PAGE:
The Cleveland Browns have a new kicker just in time for the season opener Sunday against the Miami Dolphins.
He’s not Shayne Graham and his spasm-y back.
He’s not some YouTube sensation from Norway.
He’s not Italian-born Giorgio Tavecchio, who sounds more like a great chef at a new Murray Hill Rd. restaurant than a great kicker.
Nope. It’s Billy Cundiff, according to Alex Marvez of FOX Sports. You might remember Billy from such seasons as 2009, in which he subbed for an injured Phil Dawson. Cundiff played in five games that season and was 6-for-6 on field goals and 4-for-4 on extra point attempts. Wait, four extra point attempts in eight games? Oh, right, that was the Dawg Pound Mike season in which the Browns started 1-11. Of course, that win was thanks to an 18-yard game-winning field goal with 22 seconds remaining in a 6-3 win over Buffalo. Oh, god, just writing that sentence makes me want to huff glue.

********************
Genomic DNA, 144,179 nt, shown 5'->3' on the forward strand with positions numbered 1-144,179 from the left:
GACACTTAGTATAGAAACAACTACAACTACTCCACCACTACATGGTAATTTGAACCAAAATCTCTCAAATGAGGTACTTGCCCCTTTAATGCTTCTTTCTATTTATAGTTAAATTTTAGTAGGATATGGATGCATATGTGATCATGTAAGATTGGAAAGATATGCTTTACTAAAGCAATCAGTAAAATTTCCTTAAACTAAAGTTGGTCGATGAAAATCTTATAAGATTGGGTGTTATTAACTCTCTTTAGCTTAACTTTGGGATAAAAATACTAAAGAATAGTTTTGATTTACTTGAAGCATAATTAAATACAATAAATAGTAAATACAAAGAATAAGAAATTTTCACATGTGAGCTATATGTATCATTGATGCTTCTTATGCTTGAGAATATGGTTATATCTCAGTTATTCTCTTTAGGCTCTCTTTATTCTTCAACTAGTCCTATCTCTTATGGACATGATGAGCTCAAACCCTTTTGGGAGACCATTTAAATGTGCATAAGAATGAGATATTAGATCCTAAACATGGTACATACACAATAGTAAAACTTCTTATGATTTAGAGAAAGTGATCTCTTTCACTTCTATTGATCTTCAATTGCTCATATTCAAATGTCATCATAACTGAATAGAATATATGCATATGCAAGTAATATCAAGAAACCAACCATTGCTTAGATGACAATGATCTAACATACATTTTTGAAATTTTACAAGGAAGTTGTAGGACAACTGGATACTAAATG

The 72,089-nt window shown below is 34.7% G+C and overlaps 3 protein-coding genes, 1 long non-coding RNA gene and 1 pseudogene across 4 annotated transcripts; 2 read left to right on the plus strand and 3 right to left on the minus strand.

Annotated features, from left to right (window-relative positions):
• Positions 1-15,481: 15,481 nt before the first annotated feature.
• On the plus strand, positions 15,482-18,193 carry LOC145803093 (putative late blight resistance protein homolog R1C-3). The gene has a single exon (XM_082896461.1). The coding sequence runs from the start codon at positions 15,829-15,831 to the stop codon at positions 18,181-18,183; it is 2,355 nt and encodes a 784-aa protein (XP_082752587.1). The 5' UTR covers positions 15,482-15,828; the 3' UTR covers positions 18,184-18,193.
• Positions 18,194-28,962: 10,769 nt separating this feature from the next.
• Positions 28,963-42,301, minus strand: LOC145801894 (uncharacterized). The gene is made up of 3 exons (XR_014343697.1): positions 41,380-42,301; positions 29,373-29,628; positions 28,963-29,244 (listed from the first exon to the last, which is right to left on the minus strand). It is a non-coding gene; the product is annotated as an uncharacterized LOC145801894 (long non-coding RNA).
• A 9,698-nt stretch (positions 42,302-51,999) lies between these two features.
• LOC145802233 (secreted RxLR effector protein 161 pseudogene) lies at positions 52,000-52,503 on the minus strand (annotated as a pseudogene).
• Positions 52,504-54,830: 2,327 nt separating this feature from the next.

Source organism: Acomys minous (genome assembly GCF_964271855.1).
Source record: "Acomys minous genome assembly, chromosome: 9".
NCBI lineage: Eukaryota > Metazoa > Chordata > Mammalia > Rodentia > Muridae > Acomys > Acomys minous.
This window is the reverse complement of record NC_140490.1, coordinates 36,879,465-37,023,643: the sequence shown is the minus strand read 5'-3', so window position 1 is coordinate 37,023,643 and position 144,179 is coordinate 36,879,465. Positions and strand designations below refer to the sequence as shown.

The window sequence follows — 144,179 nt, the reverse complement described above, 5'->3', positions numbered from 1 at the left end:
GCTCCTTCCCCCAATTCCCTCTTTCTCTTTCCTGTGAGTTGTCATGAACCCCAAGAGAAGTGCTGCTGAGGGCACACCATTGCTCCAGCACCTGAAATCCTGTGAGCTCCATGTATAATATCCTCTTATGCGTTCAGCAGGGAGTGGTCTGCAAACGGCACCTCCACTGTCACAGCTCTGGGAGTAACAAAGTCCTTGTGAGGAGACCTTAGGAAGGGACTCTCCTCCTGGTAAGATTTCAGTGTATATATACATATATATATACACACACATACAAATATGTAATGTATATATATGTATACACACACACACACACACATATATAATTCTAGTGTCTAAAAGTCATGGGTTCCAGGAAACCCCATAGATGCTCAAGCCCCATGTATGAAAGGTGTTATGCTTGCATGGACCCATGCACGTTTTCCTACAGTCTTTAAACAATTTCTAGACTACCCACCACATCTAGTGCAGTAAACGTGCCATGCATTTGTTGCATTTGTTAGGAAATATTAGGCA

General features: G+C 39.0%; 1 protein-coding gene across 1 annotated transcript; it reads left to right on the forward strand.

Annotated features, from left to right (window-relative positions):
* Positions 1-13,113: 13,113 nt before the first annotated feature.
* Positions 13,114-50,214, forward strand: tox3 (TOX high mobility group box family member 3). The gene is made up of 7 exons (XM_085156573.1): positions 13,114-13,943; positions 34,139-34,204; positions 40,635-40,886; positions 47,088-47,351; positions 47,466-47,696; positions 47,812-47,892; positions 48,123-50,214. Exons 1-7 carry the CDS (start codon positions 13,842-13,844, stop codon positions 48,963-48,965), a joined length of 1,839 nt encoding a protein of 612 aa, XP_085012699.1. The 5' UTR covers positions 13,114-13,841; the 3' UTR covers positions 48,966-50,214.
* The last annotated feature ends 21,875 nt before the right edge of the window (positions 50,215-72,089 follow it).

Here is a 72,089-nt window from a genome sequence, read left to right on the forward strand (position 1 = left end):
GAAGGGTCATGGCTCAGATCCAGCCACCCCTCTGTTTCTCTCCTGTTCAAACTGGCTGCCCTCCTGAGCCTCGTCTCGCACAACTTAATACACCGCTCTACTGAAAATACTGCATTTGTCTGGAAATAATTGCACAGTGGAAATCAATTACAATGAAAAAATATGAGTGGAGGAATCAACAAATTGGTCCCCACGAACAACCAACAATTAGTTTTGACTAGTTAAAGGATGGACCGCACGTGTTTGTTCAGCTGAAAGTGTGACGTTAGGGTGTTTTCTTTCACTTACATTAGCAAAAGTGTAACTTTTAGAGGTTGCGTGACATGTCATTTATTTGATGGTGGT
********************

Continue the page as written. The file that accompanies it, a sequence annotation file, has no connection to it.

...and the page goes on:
Dawson came back that season while Cundiff went on to Baltimore. It was the following season in which he earned a Pro Bowl berth (of course). After making only 75.7 percent of his field goals for the Ravens in 2011, Cundiff played for San Francisco and Washington last season. He appeared in five games for the Redskins and was 7-for-12 in field goals.
This season, Cundiff, who is in his eighth NFL season out of Drake, was cut from the New York Jets in lieu of Dan Carpenter. In three preseason games, Cundiff was 3-for-3 from 30, 26 and 32 yards.
Now, Cundiff will be the man to replace legend and future ring-of-honor member Phil Dawson.
Ah, Phil. For 13 seasons, the Cleveland Browns did not have to worry about its place kicker. He was one of, if not the, best in the NFL. As far as the non-special teams positions in Cleveland during that span, well, yeah, there was plenty to fret over needed upgrades. But not kicker.
Will Cundiff make it through an entire season in Cleveland? His recent display of accuracy leaves a lot to be desired, especially in the nasty outdoor games come November and December.
Yet with all this talk of a new-and-improved, fun-and-gun offense, perhaps the idea of settling for field goals will be the hallmark of the Mangini and Shurmur Eras, not Rob Chudzinski? Wow, that sounds even too optimistic for me.